Wage theft—the illegal underpayment or non-payment of wages owed—affects workers across all industries, but is especially rampant in restaurants and construction. Low-wage workers are often forced to work off the clock, before and after shifts, and through meal and rest breaks.
It’s difficult for unions to win contracts at these small, insecure worksites, so our foremost tool for getting quick victories and asserting power in the workplace is direct action.
We Are Oregon, a community organizing project funded by Service Employees Locals 503 and 49, has been fighting wage theft for two years. We built a committee of community members who believe in direct action as a primary tactic. The committee grew as more workers won back their stolen wages and then stayed involved to support others.
So far, we have won almost every campaign, worked with dozens of wage theft victims, and recovered more than $6,000.
THEFT WITHIN THE FAMILY
Recently we organized with workers who had quit or been fired from Yaw’s Top Notch Restaurant, a nostalgic, 1950s-style diner that boasts “a staff that is more like a family than it is like a workforce.”
But some family members were having their wages stolen. Workers had been required to attend unpaid meetings, and the restaurant illegally deducted money for “uniform fees,” taking some below the minimum wage. Others were missing tips out of their paychecks.
Altogether, the 10 who came together with We Are Oregon and Portland Industrial Workers of the World were owed about $1,300.
Our model for fighting wage theft is simple and classic. Direct action organizing looks a lot like a strong union fight—but on a scale that any worker could take on.
FIND YOUR FOLKS
People experiencing wage theft find out about us through street leaflets, radio promotions, and word of mouth. The workers must document their case and be willing to organize and go public. The bigger the boss or the smaller the number of workers, the more community members you will need to support you, but 10 to 15 is a good start.
WRITE UP YOUR DEMANDS
The first step is writing a demand letter. Yaw’s workers spent several meetings formulating demands. They agreed on three principles:
—They would include any worker who provided substantive evidence for a theft claim.
—They would include only workers who would attend the group’s public actions.
—If the boss tried to pay off one or some of them, they would refuse the money until everyone in the group was paid.
MARCH ON THE BOSS
Next, workers and supporters deliver the demands.
The Yaw’s workers organized themselves and 30 community members. We met a few blocks from the restaurant. Workers took a moment to tell the crowd their stories, and volunteers from the committee filled everyone in on the plan.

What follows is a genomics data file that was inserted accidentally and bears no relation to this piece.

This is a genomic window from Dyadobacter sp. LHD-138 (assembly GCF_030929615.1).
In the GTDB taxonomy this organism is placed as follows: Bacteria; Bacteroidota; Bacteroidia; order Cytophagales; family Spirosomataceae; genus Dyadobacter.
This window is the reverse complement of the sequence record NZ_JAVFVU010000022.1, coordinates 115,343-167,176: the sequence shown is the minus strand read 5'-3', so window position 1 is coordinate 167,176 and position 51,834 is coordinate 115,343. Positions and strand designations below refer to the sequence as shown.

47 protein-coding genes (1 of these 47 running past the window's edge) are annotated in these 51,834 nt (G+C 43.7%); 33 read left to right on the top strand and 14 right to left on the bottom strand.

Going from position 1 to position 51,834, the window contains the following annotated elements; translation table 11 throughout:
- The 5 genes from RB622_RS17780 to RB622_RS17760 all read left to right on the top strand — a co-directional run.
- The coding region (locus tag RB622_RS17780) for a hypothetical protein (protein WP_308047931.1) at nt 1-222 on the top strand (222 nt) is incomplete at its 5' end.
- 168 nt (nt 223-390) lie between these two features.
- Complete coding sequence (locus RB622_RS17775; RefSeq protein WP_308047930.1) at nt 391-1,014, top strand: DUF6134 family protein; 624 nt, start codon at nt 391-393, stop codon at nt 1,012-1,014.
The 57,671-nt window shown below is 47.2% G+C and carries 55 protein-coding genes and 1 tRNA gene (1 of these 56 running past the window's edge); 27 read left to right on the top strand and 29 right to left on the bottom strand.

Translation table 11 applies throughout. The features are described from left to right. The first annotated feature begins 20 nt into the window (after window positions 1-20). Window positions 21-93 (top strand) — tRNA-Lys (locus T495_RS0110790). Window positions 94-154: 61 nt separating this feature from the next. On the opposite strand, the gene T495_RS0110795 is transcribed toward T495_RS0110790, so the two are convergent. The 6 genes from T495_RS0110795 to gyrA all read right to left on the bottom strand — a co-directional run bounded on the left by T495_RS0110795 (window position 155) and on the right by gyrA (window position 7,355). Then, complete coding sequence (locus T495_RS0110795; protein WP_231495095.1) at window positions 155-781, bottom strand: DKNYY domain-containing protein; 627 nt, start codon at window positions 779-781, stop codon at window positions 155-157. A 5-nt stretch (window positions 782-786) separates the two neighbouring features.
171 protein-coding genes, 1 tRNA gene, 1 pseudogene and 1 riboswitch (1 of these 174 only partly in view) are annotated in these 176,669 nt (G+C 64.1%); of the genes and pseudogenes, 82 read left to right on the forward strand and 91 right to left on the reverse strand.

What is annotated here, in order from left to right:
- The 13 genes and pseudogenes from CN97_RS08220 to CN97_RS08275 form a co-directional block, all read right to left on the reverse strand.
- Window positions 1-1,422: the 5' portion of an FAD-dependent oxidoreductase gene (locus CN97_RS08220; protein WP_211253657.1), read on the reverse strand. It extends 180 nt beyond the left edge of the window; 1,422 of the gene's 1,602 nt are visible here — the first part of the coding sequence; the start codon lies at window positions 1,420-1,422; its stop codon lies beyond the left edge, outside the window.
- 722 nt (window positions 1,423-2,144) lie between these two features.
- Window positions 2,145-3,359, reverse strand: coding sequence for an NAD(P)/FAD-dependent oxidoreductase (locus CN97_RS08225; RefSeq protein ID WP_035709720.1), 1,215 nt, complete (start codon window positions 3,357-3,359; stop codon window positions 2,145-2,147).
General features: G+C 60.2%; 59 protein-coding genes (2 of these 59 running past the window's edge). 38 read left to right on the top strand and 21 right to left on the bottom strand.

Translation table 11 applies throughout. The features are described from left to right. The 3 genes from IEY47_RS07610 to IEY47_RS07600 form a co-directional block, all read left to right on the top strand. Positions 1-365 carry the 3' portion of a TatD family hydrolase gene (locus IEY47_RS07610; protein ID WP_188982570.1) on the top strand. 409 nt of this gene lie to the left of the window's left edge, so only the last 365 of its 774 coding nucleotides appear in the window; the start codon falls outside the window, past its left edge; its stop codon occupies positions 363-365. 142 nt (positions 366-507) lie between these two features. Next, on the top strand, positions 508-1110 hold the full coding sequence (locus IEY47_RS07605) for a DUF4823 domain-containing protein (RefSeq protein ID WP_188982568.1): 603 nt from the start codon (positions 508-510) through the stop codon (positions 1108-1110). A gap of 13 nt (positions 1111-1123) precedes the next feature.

The first demand delivery can be relatively low-key. It sends a message that workers are taking action, community members support them, and if the boss decides to fight, we’ll be back.
The crowd marched to Yaw’s. In the lobby, a young man read the demand letter, saying how much the workers were owed and that the community was here. Although the Yaw’s bookkeeper tried to cut him off, he read on. We videotaped the letter-reading and the boss’s response.
Volunteer organizers initiated the solidarity clap, signaling it was time for the delegation to leave for a quick debrief. We left the letter and documentation of wages owed with the bookkeeper.
Within days, the manager was calling some workers and offering to pay them, but not others. Everybody held firm: “You pay all of us at once, or we’ll continue our campaign.”
PUBLICIZE YOUR STORY
To help workers get comfortable telling their stories, organizers ask open-ended questions about the workplace and how wage theft affects their lives, then give feedback on the most compelling points.
Often we shoot a short video the day we deliver the demands. Each worker is interviewed on camera about their wage theft story and reaction to the day’s events. We share this video online to increase pressure on the boss.
TURN UP THE HEAT
We keep escalating with leafleting, community pickets, social and traditional media stories, and larger delegations, choosing the sequence so that each action brings a little more pressure than the last.
Our maxim is, “The boss will never give in because of the thing you did yesterday, but because of what he is afraid you will do tomorrow.”
One week after the letter delivery, as workers were preparing to leaflet outside Yaw’s, management relented. The boss agreed to a time for the workers to walk into the restaurant as a group and collect their full checks.
“I honestly believed I would never see a cent of the money I was owed,” said worker Alicia Carroll. Management had ignored her when she complained alone.
IN THE UNION WORKPLACE
Union members can easily adapt these tactics. Direct action can be as simple as organizing five or 10 co-workers to march into the boss’s office to file a grievance or to demand a change in working conditions—no grievance needed. In fact, because of contract protections, union workers often have more latitude to use direct action than non-union workers.
Though such tactics are confrontational, in our experience, problems get solved quickly, feelings of solidarity grow, and workers immediately feel powerful. As our union forebears put it: Direct action gets the goods.
Aaron Giesa and Kari Koch are organizers with We Are Oregon. Co-worker Angela MacWhinnie also contributed. Over the next few months, wage-theft organizing will be taken over by the all-volunteer Portland Solidarity Network and won’t rely on paid staff at all. Find them at portlandsolidarity.org.